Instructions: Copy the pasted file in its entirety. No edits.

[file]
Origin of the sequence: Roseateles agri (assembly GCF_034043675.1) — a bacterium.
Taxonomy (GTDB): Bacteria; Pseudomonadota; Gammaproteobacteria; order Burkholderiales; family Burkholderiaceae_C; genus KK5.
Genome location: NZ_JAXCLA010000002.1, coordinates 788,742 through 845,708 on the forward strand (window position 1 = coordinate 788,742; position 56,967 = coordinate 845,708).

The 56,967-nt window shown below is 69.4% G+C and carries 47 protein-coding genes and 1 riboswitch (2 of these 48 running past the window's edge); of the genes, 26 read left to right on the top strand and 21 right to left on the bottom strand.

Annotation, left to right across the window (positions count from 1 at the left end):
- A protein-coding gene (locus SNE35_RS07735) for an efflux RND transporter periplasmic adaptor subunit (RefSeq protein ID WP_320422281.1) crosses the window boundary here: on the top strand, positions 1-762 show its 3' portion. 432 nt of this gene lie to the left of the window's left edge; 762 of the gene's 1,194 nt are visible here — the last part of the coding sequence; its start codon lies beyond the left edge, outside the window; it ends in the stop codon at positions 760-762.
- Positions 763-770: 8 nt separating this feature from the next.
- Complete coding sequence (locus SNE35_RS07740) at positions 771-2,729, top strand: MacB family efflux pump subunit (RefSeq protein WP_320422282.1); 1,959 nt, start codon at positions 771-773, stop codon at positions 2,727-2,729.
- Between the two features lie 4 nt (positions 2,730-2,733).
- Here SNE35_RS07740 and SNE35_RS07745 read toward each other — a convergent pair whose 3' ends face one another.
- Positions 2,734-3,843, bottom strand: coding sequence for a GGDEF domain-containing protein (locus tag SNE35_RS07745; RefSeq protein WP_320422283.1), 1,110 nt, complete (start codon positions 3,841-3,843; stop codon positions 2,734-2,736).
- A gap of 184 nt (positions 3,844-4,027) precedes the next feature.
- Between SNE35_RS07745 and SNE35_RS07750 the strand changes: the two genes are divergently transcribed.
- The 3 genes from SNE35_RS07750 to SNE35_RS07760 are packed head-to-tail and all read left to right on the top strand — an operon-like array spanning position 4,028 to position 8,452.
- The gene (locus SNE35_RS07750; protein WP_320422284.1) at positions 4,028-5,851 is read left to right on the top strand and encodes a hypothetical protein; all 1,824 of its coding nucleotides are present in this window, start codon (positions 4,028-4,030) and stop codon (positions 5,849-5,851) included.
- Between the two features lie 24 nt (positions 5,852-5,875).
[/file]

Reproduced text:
Origin of the sequence: Roseateles agri (assembly GCF_034043675.1) — a bacterium.
Taxonomy (GTDB): Bacteria; Pseudomonadota; Gammaproteobacteria; order Burkholderiales; family Burkholderiaceae_C; genus KK5.
Genome location: NZ_JAXCLA010000002.1, coordinates 788,742 through 845,708 on the forward strand (window position 1 = coordinate 788,742; position 56,967 = coordinate 845,708).

The 56,967-nt window shown below is 69.4% G+C and carries 47 protein-coding genes and 1 riboswitch (2 of these 48 running past the window's edge); of the genes, 26 read left to right on the top strand and 21 right to left on the bottom strand.

Annotation, left to right across the window (positions count from 1 at the left end):
- A protein-coding gene (locus SNE35_RS07735) for an efflux RND transporter periplasmic adaptor subunit (RefSeq protein ID WP_320422281.1) crosses the window boundary here: on the top strand, positions 1-762 show its 3' portion. 432 nt of this gene lie to the left of the window's left edge; 762 of the gene's 1,194 nt are visible here — the last part of the coding sequence; its start codon lies beyond the left edge, outside the window; it ends in the stop codon at positions 760-762.
- Positions 763-770: 8 nt separating this feature from the next.
- Complete coding sequence (locus SNE35_RS07740) at positions 771-2,729, top strand: MacB family efflux pump subunit (RefSeq protein WP_320422282.1); 1,959 nt, start codon at positions 771-773, stop codon at positions 2,727-2,729.
- Between the two features lie 4 nt (positions 2,730-2,733).
- Here SNE35_RS07740 and SNE35_RS07745 read toward each other — a convergent pair whose 3' ends face one another.
- Positions 2,734-3,843, bottom strand: coding sequence for a GGDEF domain-containing protein (locus tag SNE35_RS07745; RefSeq protein WP_320422283.1), 1,110 nt, complete (start codon positions 3,841-3,843; stop codon positions 2,734-2,736).
- A gap of 184 nt (positions 3,844-4,027) precedes the next feature.
- Between SNE35_RS07745 and SNE35_RS07750 the strand changes: the two genes are divergently transcribed.
- The 3 genes from SNE35_RS07750 to SNE35_RS07760 are packed head-to-tail and all read left to right on the top strand — an operon-like array spanning position 4,028 to position 8,452.
- The gene (locus SNE35_RS07750; protein WP_320422284.1) at positions 4,028-5,851 is read left to right on the top strand and encodes a hypothetical protein; all 1,824 of its coding nucleotides are present in this window, start codon (positions 4,028-4,030) and stop codon (positions 5,849-5,851) included.
- Between the two features lie 24 nt (positions 5,852-5,875).